Why should Faith go home? Really? Why should she? “Home” means living out in the middle of nowhere, used as a babysitter for all the younger siblings, with no social life and no autonomy and no driver’s license (and no access to a car even if you had a license) and no job and no access to the internet. “Home” means giving up her adulthood to the control of her parents. But the Penningtons were willing to give her “everything she wanted” (meaning: her rightful identity and the paperwork to prove it, something she should have had as her birthright) provided she would “come home” and be their willing, controlled slave once again.
I say that Faith was lucky to have grandparents who were willing to help her out.
And that’s where I left Faith. She had no ID of any sort, and no way to get any that anyone could see. She was basically invisible. She was also resolved. Other news outlets were reporting on the story, including this one that gives more details.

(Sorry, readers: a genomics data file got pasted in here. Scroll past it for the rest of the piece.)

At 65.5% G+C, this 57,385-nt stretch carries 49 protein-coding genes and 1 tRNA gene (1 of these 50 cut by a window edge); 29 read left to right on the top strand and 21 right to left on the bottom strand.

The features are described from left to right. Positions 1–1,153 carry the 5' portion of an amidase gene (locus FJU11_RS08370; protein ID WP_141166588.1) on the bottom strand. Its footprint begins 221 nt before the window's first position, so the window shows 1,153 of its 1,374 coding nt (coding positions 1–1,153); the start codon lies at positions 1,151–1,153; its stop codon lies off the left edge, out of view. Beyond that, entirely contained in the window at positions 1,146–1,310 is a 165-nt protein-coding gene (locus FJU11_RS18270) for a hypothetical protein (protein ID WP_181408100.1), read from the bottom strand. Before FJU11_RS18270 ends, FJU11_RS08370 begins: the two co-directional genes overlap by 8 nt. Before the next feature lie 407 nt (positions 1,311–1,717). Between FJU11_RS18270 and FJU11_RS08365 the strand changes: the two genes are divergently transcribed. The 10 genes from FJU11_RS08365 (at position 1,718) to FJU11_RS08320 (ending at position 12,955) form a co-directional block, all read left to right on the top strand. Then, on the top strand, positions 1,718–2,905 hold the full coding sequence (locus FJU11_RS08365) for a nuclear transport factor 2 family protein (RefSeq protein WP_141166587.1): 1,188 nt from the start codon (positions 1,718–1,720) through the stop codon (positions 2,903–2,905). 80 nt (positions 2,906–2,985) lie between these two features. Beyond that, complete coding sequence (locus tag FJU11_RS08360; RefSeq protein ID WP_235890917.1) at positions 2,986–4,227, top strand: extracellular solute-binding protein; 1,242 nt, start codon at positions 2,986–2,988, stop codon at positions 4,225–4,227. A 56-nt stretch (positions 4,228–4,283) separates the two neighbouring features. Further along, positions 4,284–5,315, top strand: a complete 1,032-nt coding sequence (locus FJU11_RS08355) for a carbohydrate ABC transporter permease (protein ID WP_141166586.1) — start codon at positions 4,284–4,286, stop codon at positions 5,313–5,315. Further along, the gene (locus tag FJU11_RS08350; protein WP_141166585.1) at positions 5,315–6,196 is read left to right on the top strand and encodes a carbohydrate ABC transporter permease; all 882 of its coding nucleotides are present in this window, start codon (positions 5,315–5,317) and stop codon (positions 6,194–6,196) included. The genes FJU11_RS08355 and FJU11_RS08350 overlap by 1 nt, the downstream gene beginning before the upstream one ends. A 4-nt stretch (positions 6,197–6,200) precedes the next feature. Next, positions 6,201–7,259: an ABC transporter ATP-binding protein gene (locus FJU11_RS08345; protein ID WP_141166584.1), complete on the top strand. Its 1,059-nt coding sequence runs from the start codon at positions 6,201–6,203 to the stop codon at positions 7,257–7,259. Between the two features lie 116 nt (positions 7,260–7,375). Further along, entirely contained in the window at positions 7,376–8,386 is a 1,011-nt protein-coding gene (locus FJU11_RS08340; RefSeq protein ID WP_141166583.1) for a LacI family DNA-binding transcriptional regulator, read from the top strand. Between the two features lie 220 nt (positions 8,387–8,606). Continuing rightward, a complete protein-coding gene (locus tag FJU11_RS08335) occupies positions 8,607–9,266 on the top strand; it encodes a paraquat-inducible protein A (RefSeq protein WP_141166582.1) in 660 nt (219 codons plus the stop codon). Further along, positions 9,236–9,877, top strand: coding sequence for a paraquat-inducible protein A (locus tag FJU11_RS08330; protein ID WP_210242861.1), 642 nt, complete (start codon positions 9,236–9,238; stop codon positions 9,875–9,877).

I kind of forgot about her, until she was mentioned in the comments here.
So, imagine my delight to discover this.
I know. It’s half-an-hour in length, but it’s worth listening to it. Faith has come a long, long way.
What astonished me the most, I think, is that a Republican state legislator in Texas came to her aid. That’s just wonderful and welcome and I am thrilled. And the Texas legislature did, in fact, pass legislation that makes it a crime to deny your adult children their identification. Texas did this. Regressive, backward, goofy Texas. The state I would be happy to see leave the union. They did this. Good for them.
Faith, according to her Facebook page, has her delayed birth certificate, is awaiting her passport to arrive in the mail, and will be able to use those two documents to finally get a Social Security number so she can get a job, go to school, and be a real person.